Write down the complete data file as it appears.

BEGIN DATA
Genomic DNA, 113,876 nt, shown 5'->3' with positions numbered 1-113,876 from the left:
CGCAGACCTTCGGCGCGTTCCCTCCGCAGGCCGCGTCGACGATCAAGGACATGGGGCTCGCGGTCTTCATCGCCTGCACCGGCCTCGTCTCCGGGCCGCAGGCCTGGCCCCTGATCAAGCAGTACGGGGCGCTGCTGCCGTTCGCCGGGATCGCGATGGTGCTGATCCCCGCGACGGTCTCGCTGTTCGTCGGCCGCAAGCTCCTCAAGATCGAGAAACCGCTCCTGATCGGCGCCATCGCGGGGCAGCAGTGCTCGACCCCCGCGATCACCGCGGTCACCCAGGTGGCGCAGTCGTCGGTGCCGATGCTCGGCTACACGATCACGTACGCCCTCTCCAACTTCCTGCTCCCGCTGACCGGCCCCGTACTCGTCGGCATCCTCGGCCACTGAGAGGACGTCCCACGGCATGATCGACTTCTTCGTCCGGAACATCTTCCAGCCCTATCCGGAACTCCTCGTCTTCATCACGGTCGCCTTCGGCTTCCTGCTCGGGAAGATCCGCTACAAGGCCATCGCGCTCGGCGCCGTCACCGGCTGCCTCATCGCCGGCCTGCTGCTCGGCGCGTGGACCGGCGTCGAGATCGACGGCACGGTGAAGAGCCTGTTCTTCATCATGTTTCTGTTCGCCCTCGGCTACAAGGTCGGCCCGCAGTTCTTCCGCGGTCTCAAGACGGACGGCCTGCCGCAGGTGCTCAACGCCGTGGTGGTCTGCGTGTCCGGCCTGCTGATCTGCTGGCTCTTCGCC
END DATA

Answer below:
Genomic DNA, 113,876 nt, shown 5'->3' with positions numbered 1-113,876 from the left:
CGCAGACCTTCGGCGCGTTCCCTCCGCAGGCCGCGTCGACGATCAAGGACATGGGGCTCGCGGTCTTCATCGCCTGCACCGGCCTCGTCTCCGGGCCGCAGGCCTGGCCCCTGATCAAGCAGTACGGGGCGCTGCTGCCGTTCGCCGGGATCGCGATGGTGCTGATCCCCGCGACGGTCTCGCTGTTCGTCGGCCGCAAGCTCCTCAAGATCGAGAAACCGCTCCTGATCGGCGCCATCGCGGGGCAGCAGTGCTCGACCCCCGCGATCACCGCGGTCACCCAGGTGGCGCAGTCGTCGGTGCCGATGCTCGGCTACACGATCACGTACGCCCTCTCCAACTTCCTGCTCCCGCTGACCGGCCCCGTACTCGTCGGCATCCTCGGCCACTGAGAGGACGTCCCACGGCATGATCGACTTCTTCGTCCGGAACATCTTCCAGCCCTATCCGGAACTCCTCGTCTTCATCACGGTCGCCTTCGGCTTCCTGCTCGGGAAGATCCGCTACAAGGCCATCGCGCTCGGCGCCGTCACCGGCTGCCTCATCGCCGGCCTGCTGCTCGGCGCGTGGACCGGCGTCGAGATCGACGGCACGGTGAAGAGCCTGTTCTTCATCATGTTTCTGTTCGCCCTCGGCTACAAGGTCGGCCCGCAGTTCTTCCGCGGTCTCAAGACGGACGGCCTGCCGCAGGTGCTCAACGCCGTGGTGGTCTGCGTGTCCGGCCTGCTGATCTGCTGGCTCTTCGCC